Fine-tuning of doctor blade use in changing printing processes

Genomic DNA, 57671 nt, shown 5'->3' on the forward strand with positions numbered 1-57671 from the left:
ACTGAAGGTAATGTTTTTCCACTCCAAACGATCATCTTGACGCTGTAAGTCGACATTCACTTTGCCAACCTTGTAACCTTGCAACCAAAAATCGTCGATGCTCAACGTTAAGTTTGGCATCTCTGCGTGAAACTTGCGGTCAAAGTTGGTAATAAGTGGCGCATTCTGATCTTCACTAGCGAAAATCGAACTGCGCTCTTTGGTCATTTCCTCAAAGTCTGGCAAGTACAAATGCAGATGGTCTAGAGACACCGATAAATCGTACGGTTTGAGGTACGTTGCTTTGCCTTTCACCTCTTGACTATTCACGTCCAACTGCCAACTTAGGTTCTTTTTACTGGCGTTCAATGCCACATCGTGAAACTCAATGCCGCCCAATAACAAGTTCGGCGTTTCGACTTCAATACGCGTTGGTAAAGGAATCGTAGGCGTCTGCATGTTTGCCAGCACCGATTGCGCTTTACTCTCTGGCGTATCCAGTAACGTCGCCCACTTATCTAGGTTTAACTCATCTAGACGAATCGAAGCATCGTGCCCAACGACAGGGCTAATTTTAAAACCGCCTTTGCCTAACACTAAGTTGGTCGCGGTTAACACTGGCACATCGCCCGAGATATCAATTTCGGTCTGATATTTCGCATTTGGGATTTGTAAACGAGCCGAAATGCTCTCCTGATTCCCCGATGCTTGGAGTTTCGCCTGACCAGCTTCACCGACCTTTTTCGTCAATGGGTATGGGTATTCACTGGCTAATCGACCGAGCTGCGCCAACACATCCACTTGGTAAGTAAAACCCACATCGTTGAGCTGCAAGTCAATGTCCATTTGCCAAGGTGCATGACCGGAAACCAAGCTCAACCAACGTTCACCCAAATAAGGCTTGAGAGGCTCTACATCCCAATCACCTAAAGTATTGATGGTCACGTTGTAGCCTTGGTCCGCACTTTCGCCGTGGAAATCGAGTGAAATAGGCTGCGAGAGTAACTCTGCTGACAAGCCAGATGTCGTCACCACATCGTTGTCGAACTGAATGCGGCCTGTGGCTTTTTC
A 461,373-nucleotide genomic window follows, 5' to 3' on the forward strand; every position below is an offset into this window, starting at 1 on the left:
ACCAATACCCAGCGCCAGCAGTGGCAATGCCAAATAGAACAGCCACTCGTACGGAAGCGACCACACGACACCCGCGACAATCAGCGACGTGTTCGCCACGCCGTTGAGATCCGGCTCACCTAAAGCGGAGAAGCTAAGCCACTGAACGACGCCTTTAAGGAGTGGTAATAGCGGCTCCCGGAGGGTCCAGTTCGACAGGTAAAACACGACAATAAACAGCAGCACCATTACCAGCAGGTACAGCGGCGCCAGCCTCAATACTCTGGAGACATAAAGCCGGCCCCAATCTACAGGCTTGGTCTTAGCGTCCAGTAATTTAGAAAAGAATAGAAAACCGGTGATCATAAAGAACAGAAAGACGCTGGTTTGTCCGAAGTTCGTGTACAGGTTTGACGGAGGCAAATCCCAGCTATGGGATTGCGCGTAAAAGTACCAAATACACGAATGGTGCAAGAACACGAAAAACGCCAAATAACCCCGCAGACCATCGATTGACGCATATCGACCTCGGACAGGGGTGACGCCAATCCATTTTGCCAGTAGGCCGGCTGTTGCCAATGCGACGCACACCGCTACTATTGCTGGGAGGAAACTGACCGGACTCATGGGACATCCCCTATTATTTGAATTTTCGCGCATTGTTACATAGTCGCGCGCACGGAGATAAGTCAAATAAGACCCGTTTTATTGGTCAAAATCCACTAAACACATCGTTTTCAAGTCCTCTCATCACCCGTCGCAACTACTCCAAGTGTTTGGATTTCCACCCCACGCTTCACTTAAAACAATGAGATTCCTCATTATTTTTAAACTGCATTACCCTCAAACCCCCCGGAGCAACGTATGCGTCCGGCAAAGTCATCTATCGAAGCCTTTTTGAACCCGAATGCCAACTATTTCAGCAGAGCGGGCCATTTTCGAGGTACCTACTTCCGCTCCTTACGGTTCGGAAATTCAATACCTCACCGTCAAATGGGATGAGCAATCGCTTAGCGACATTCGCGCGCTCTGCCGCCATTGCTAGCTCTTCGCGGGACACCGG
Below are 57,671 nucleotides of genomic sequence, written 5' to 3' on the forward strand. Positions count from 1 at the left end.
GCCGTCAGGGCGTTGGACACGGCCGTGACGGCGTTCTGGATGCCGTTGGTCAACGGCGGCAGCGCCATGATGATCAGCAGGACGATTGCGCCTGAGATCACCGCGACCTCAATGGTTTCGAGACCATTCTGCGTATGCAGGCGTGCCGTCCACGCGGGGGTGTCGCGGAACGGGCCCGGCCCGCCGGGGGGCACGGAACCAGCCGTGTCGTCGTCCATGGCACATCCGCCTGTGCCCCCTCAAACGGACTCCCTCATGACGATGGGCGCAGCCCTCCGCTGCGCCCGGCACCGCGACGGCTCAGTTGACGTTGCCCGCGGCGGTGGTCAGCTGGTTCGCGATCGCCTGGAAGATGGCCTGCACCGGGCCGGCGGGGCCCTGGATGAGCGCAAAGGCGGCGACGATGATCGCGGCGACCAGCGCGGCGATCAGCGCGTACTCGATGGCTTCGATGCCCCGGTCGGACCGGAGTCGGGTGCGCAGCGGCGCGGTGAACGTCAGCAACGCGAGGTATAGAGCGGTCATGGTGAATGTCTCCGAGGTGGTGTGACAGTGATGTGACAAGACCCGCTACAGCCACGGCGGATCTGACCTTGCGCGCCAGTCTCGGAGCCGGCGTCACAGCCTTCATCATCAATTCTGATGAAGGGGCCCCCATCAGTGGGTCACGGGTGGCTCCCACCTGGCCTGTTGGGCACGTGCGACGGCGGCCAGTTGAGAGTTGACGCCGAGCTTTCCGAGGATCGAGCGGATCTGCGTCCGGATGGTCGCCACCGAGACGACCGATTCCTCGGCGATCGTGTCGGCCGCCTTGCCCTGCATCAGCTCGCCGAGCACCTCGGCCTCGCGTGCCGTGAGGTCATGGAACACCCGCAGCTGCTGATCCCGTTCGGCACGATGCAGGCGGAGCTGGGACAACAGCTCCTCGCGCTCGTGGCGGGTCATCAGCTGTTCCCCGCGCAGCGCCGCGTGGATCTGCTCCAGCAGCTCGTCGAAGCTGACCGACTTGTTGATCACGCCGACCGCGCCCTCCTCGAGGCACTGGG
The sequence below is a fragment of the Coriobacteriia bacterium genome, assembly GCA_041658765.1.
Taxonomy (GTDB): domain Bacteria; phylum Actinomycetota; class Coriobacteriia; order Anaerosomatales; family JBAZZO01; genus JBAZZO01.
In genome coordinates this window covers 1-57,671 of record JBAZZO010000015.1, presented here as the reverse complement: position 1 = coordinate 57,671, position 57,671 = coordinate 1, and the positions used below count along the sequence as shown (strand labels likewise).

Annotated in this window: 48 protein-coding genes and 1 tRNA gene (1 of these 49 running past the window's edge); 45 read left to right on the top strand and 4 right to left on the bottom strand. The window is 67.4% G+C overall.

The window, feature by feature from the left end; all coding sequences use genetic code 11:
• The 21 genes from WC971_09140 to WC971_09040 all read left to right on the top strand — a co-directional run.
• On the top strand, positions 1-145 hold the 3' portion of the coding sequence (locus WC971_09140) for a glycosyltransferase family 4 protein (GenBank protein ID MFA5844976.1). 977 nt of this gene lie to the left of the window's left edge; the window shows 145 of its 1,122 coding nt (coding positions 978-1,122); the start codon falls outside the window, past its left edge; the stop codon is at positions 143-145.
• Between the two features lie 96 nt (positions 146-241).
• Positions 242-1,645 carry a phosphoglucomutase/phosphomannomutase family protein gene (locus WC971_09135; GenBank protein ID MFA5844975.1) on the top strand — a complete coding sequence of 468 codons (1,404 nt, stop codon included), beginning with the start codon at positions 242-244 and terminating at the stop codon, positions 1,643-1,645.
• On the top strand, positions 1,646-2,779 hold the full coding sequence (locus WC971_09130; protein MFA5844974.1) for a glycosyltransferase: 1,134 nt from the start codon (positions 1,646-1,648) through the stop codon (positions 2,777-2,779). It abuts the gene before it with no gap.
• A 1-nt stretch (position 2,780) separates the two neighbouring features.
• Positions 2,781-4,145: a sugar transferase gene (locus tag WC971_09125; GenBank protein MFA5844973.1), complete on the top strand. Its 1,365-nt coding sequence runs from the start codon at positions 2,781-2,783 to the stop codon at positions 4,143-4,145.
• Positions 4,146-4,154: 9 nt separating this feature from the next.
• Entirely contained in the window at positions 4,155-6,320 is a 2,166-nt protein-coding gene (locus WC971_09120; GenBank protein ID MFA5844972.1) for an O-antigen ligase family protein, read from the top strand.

As markets evolve and customer requirements change, printing processes adapt and develop. For example as packaging trends go towards smaller and more diversified packages, printing runs have become smaller. As a result, narrow web and label printing have been on the increase. Changing requirements on image quality, process efficiency and environmental impact have brought about changes in machine design, type of ink and new challenges in fine-tuning of the printing process. Studying the contact angles and surfaces of used doctor blades from the process can give many clues in this task of fine-tuning. Some examples are given below. The study of a worn doctor blade including its contact surface reveals much information about the way the blade has been used in the printing machine. The contact surface is the worn surface of the doctor blade that has been in contact with the gravure/anilox cylinder. Parameters such as blade pressure, blade alignment, condition of the ink and of the cylinder can often be revealed by a study of the worn blade tip including its contact surface. Wiping of gravure/anilox cylinder During printing, blade pressure is often increased incrementally in the effort of maintaining a clean wipe of the gravure/anilox cylinder. In rotogravure, high blade pressure and/or low contact angle will change ink transfer and decrease cylinder life. Operators often use higher pressure and/or a lower contact angle to increase density when more ink is needed, due to e.g. cylinder roughness and polishing pattern, chrome hardness, wrong lamella dimension etc.; what they get is more process problems and lower productivity. The optimal contact angle for rotogravure is 60°; this might not be possible because of cylinder engraving, ink quality or other factors, however, operators should always print with as high a contact angle as possible. n flexo-printing, one common reason for the increase of blade pressure is end seal quality—either too hard or too soft, generating leakage at the edges of the chamber. The optimal angle for the metering side in flexo-printing is 30° – 35°. In older chambers the same angle is used on the containment side as on the metering side. Some newer flexo-chambers have angles as low as 12° on the containment side to decrease the risk of back-doctoring. Higher metering blade pressure results in an increasingly large contact surface on the doctor blade, which can result in the entrapment of particles between the blade and cylinder causing streaks. If the same doctor blades are re-used for multiple jobs with variations in alignment or increase in pressure, multiple contact surfaces and slivers often form, as shown in Figure 1. This can generate print quality problems. Figure 1(BELOW): Used doctor blade from flexo-machine with multiple contact surfaces and sliver formation. The starting dimensions of the blade in Figure 1 were: 40 x 0,25mm radius edge (no lamella or bevel). To improve cylinder wipe, it is preferable to start with a lamella tip on the blade to keep a smaller contact surface from the beginning. The smaller the contact surface, the lower the friction and the cleaner the wipe. In cases of extreme requirements on wiping, a coated blade is suggested to lubricate the thin tip to achieve the cleanest wipe possible. Typical contact surfaces of a coated blade from flexo-printing and gravure printing are shown. If consistent blade alignment cannot be guaranteed, then it is recommended to change the doctor blade for each new demanding job, to avoid multiple contact surfaces. Used coated doctor blade from rotogravure Hard particles in the system If there are hard particles in the ink system, this will show up as defects in the blade contact surface. Some sources can be remains of polishing media or incomplete polishing of a new gravure/anilox cylinder and the absence of a magnet and filter in the ink system. Contact surface damaged by hard particle Adhesive coating and high blade pressure Is a blade which has been used with a very low contact angle in a hot adhesive coating unit. The high blade pressure and resulting 12 degree doctoring contact angle have resulted in a very fragile tip, which could be ‘ripped away’ by the strong adhesive in the coating unit. This blade was also used far past the end of the lamella tip, and the width of the blade varied as much as 4,5 mm along its 1700mm length. In this case, a maintenance check of the blade holder can be recommended, as well as ensuring a higher and constant contact angle and good parallelity between blade and cylinder. Metallic inks Metallic inks on labels are being used as alternatives to metallised (foil) paperboard. Metallic inks are also used to a degree in security printing and in printed electronics. Lamella blades with an abrasion-resistant yet lubricating coating and an abrasion-resistant base steel are recommended for these inks, for achieving good printing results and trouble-free contact surfaces. UV ink spitting The use of UV ink has been on the rise, especially in label printing, due to advantages including its lower environmental impact, contribution to improved process efficiency and image quality including improved rubbing resistance and higher colour density in more intricate graphic designs. These inks are seen being used in some rotogravure machines but most appear in flexographic printing machines. UV ink has a relatively high viscosity, sometimes more than five times higher, than that of conventional water-based and solvent-based inks, and this causes different behaviour in the printing process. For example, UV ink spitting is a phenomenon occurring in many different types of machines. This is seen especially in the printing of solids, where ‘extra dots’ appear in the solid areas. This ink spitting also exists in process printing, however it is not detected as easily in the process picture. UV ink spitting has limited the printing speeds for single-blade holders in narrow web, so that chamber systems have been developed in their place, however, still with spitting problems. Many different suggestions have been made by blade suppliers to solve the spitting problem, such as blades with thicker lamella, longer lamella, double lamella, or even non-lamella, or blades with bevel tips of varying degrees, etc. However, a fundamental fact is that new machines and chambers are often supplied with doctor blades of thickness 0,15mm or 0,20mm. Since UV-inks have a higher solids content compared with conventional water-based and solvent-based inks, there will be higher forces in the moving UV-ink which can cause chatter. When running at lower speeds such as 50m/min there is often no problem, however, as the machine speed increases, the force of the moving ink increases and ink spitting becomes an increasing problem. Sturdier blades of thickness 0,25mm or 0,30mm are needed to handle the higher ink forces to decrease spitting. A normal lamella design for flexo such as 1,2mm/0,10mm or a 2° bevel tip will give a smaller contact surface to decrease frictional forces and give good wiping function, as long as the blade body is thick enough. Good housekeeping resulting in clean blade holders, and end seals with the right amount of sturdiness and flexibility will also help to decrease ink spitting, as will the relatively low surface tension of doctor blades with low-friction coatings. UV-ink flowability The relatively high solids fraction and viscosity of UV-ink can sometimes cause printing and cleaning problems due to the lower ink flowability. Finer designs demand finer engravings on the gravure/anilox cylinder, which can result in deeper cells to achieve the correct ink volume. The deeper cells can result in more difficult release of the ink and problems with plugged cells. As an example, the blade contact surface can give a clue to the problem: uneven distribution of ink along the anilox cylinder, causing ‘bands’, inconsistent printing and uneven wear of the doctoring blade. Fine-tuning to overcome this phenomenon involves a better correlation between the ink and the anilox engraving. Tree-barking When used flexo blades have ‘normal-looking’ contact surfaces, while at the same time parallel dark line patterns appear on the used anilox cylinder,then we have clues to a case of ‘tree-barking’, in which similar lines appear in the print. The phenomenon of ‘tree-barking’ can arise for example, when printing with water-based inks on paper substrate. The solution to this problem involves a use of magnets and filters in the ink system as well as, adjustment of the ink composition to avoid the binding reaction between components in the ink and in the paper. Tree-barking pattern on anilox cylinder New anilox engraving designs Over the years, anilox providers have introduced different types of engraving, generating increasing demands on doctor blades to perform clean wiping independent of line density, cell volume and printing speed. This reveals patterns from different types of anilox engraving. It also shows the contact surface of doctor blades which have been wiping aniloxes with similar line-density but different engraving pattern—a conventional 60-degree hexagonal in a channel-pattern anilox in. The varying patterns on doctor blade contact surfaces resulting from these different anilox engraving patterns are an extra parameter for users to optimise when choosing blade quality and dimension. Using incorrect quality and dimension will shorten the life of the anilox cylinder, which is very costly. The examples given above are intended to show how continuing developments and changes in printing processes bring along new challenges, and that these require re-questioning and re-thinking of former solutions. For example, a change in ink, gravure/anilox cylinder, substrate, printing speed, job length or even machine age can bring forth new requirements on printing process parameters including doctor blade selection and use. The questioning of obvious past choices can be a good investment, and printers are encouraged to do testing together with blade suppliers to fine-tune doctor blade selection and use for the highest possible productivity at the lowest possible total cost. For more information contact Barkev Graphics on Tel: 087 353 9740 or visit www.barkev.co.za